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Three Month Fever: The Andrew Cunanan Story

by Gary Indiana

2017 (Semiotext(e) / Native Agents)



In his introduction to the 2017 reissue of Gary Indiana´s fascinating Three Month Fever: The Andrew Cunanan Story, journalist and literary critic Christopher Glazek introduces the idea of deflationary realism. In this form of prose, Glazek says, there is little room for sentimentality; it is closer to contemporaries like Dennis Cooper and Rachel Cusk, often bleak and alienating, leaving no room for tragic or romantic heroes.


Such a descriptive helps to untangle the richly layered and unusual narrative Indiana constructs here in Three Month Fever. Sure, on its most basic level, the book is a portrait of Andrew Cunanan, the spree killer who murdered fashion designer Gianni Versace during the summer of 1997, before committing suicide on a luxury houseboat in Miami about a week later. But Indiana has created a lurid and complex world here, one which may quickly baffle some readers, as he´s set his ambitions beyond writing just a "true crime" novel.


Instead of presenting a clear and tidy portrait of Cunanan--a coherent narrative that sifts through the conflicting interviews, media commentaries, and detective work, to get to the "real story"--Indiana chooses instead to have form follow subject, thus making contradiction and bewilderment central to howThree Month Fever is read and experienced. As the author has frequently insisted, this book is not a realistic narrative, but a pastiche. Indiana´s acerbic and scathing prose, familiar to readers who enjoyed his earllier books Gone Tomorrow and Horse Crazy. However, with Three Month Fever, he also shifts between multiple perspectives, often giving voice to unreliable narrators whose motives and portrayal of the facts are contradictory. Instead of a linear narrative, the book jumps between time and place, demanding not only greater engagement from the reader but also plunging us deeper into the disorienting world of being in close proximity to Cunanan. As his facade of performing normality to his lovers and acquaintances begins to slip, as the danger heats up, Three Month Fever notches up the levels of anxiety in the concluding chapters.


In Three Month Fever, Indiana´s intrepid background in literature, journalism, and cultural criticism fuse, and this book aspires towards more than just a recreation of dramatic and real events to create "The Andrew Cunanan Story". By including police transcripts, author interviews with friends who knew the killer and some of the victims, as well as his own personal views on it all, Indiana interrogates American culture (particularly gay male American culture) at the end of the last millennium. Cunanan may be the catalyst, but Three Month Fever is much more about us--our obsession with celebrity-culture, our attraction to perceived wealth and power, and the turn-on of danger.


Cunanan didn´t only kill Versace, but unfortunately this is the murder that everyone remembers , and which so much of the public wanted to somehow be a part of. After the news broke about Versace´s death, suddenly everyone was supposed to be at his house that day but "canceled at the last minute"; and may gay men, who maybe had only seen Cunanan at one of many gay bars across the country, suddenly were friends with the killer, or had slept with him, or had heard him plan the brutal attack days or weeks in advance. None of these reports are factually true, but they add to the larger point that Indiana is attempting to make with Three Month Fever: how everyone longs to be a part of something bigger, especially if it involves the media, the rich, and the powerful. The fact that Cunanan himself was constantly changing his story, giving contradictory descriptions of who he was and where he came from, only adds further mystery to the entire episode. While the media wanted this story to fit into a neat clean narrative, Three Month Fever offers the "truth" of these horrors--that the narrative doesn´t make sense, has many lingering questions and holes. This true-crime novel is like assembling a puzzle, where a number of pieces are missing: one can see the outlines of the portrait, but questions like motive, or if Cunanan ever had a prior relationship with Versace, remain missing. For Indiana, Cunanan is more of a ghost than a person.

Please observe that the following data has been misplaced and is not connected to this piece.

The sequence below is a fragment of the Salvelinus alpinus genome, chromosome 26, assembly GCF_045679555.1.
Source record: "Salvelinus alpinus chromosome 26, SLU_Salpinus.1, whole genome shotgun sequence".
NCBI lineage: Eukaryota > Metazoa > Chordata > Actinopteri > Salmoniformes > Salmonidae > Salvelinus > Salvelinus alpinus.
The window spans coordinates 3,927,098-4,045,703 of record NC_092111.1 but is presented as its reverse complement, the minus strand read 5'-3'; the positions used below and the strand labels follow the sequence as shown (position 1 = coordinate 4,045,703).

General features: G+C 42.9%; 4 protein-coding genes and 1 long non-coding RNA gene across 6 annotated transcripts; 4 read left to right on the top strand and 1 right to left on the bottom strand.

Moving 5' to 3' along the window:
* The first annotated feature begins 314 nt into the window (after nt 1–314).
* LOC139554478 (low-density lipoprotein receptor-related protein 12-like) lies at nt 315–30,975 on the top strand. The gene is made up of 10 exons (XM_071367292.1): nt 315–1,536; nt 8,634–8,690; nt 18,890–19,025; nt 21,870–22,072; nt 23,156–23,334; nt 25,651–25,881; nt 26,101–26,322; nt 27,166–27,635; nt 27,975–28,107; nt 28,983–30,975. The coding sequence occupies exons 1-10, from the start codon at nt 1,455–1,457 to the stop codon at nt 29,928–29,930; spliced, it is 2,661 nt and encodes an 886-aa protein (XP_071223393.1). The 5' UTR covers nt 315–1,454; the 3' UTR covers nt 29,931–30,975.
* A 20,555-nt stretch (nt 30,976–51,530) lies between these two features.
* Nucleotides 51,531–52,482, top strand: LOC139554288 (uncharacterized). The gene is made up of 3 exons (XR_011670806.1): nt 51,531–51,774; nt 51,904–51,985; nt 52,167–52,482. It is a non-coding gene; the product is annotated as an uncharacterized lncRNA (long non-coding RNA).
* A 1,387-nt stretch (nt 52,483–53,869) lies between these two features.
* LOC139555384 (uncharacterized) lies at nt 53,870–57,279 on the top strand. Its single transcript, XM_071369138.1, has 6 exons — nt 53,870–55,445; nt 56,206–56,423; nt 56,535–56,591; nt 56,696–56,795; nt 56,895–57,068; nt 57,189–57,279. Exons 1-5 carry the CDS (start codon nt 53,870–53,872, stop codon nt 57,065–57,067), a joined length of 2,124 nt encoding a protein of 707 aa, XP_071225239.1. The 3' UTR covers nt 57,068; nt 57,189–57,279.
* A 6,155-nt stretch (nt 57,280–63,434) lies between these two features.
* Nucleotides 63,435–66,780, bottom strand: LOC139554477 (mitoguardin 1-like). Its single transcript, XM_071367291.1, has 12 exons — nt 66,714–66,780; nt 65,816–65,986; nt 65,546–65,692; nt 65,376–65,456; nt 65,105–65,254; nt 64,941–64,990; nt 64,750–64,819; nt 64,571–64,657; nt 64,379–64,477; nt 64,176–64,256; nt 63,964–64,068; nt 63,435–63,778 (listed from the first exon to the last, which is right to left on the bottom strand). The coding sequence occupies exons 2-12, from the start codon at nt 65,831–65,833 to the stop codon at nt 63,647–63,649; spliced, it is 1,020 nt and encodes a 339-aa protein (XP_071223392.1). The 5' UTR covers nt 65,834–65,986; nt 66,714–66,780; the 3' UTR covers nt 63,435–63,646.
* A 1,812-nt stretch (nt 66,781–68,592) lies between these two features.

In addition to the Italian designer, Cunanan´s murdered Jeffrey Traill and David Madson in Minneapolis, Lee Miglin in Chicago, and William Reese in Pennsville Township, New Jersey. Few remember these men, as they were not friends with Elton John or Princess Di, didn´t design spectacular clothes nor hold thrilling sex parties with beautiful young men. Indiana has stated thatThree Month Fever is the second of what he calls "the Depraved Indifference Trilogy". With this fascinating, lurid, and complex book, he is asking us to think less about Versace, and much more about our own depravity, our own obsession with Cunanan and other killers like him.







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